Young Guns Fire At Jammin' Juan Jamboree


The Jammin' Juan marketplace is a three-day off-shoot of the long-running prestigious Jazz á Juan festival. Seven groups daily have just 35 minutes to impress an audience of industry professionals, including directors of some of France's many jazz festivals. Each afternoon there's a buzzy atmosphere and every evening two more bands play full sets in concert. Of these, the Philippe Villa Trio creates a warm Mediterranean glow playing some of the bandleader's piano-led compositions. The next night festival patron, English jazz singer Hugh Coltman, who's made a career in France with his original songs, has the audience on its feet. Soul and hip hop artist Sly Johnson's equally dynamic performance also gets the the closing-night crowd dancing.

The showcases, though, are the heart of the event. Binker and Moses impressed last year. This year French bands are joined by groups from Sweden, Luxembourg and Canada performing a wide range of jazz. On day one Paris-based Ryoko Nuruki & Afro Nippon's combination of the former's Japanese heritage with African rhythms sometimes echoes early Abdullah Ibrahim. The almost all brass SuPerDoG play nearly all King Crimson numbers. Starting with a New Orleans marching-band version of '21st Century Schizoid man' they show just how can these labrythine pieces can be twisted into a jazz style.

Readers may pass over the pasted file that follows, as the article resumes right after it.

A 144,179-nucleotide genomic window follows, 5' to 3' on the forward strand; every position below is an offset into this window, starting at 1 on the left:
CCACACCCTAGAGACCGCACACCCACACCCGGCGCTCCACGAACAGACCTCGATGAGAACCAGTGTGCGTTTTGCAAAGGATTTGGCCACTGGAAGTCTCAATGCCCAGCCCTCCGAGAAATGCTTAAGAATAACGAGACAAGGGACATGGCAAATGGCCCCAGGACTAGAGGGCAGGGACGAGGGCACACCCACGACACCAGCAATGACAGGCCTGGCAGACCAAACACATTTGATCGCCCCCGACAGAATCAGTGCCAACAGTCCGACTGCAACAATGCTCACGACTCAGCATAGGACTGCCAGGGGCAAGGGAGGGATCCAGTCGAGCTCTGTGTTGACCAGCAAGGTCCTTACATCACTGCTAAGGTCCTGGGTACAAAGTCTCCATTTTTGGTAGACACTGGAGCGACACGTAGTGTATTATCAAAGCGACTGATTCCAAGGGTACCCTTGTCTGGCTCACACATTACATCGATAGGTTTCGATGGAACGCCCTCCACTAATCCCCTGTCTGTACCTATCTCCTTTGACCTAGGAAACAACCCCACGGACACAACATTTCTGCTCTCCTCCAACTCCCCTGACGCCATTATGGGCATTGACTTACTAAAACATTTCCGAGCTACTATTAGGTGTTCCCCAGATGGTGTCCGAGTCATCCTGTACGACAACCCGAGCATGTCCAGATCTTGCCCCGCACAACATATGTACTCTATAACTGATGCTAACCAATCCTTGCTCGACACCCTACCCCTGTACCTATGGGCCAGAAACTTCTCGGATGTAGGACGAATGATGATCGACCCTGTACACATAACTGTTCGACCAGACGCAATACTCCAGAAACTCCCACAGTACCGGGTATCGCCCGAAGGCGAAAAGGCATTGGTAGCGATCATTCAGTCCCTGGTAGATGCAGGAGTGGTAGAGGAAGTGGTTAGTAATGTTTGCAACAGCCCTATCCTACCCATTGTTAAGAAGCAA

Marthe are a fiery and soulful quartet merging traditional Greek music with contemporary jazz. The outstanding band of day one, though, is the Grégory Ott Trio. Their superb ensemble playing, with its fine interplay between piano and double-bass, is highly reminiscent of Phronesis.

Day two's showcase highlight comes at its begining, with ex-saxophonist, now bittersweet singer, Kevin Norwood's Quartet. Rather than performing as a singer and his side-men, this is a unit which pushes all in the same propulsive direction. They also take some risks. The young LynX Trio are a promising jazz guitar-led band who go from dreamy to power playing. Bakos, are a strange inclusion: a heavy metal duo who turn out to be a breath of fresh air, storming through seven songs in furious style and charming the audience.


The final day is also the richest. Youpi 4tet, a beguiling flute and harmonica-led troupe, are buoyed by a driving rhythm-section which gives them a muscular grove. Sweden's Corpo, with six albums under their belt, have a warm edge to their Nordic cool and a sophistication that on the day is matched only by the punchy performance of the also very experienced Canadian Jean-Pierre Zanella and his quartet. The guitar and trumpet championing Anthony Jambon Group, and the lively Parisian funk band Ishkero definitely show some promise, but it's the thrilling, spine-tingling trumpet and flugelhorn playing of Montreal's Rachel Therrien Quartet that suggests Jammin' Juan might have uncovered a big jazz star of the future.

Colin May
– Photos by OTC Antibes Juan-les-Pins (Philippe Villa Trio; Grégory Ott Trio) and Colin May (Youpi 4tet) 

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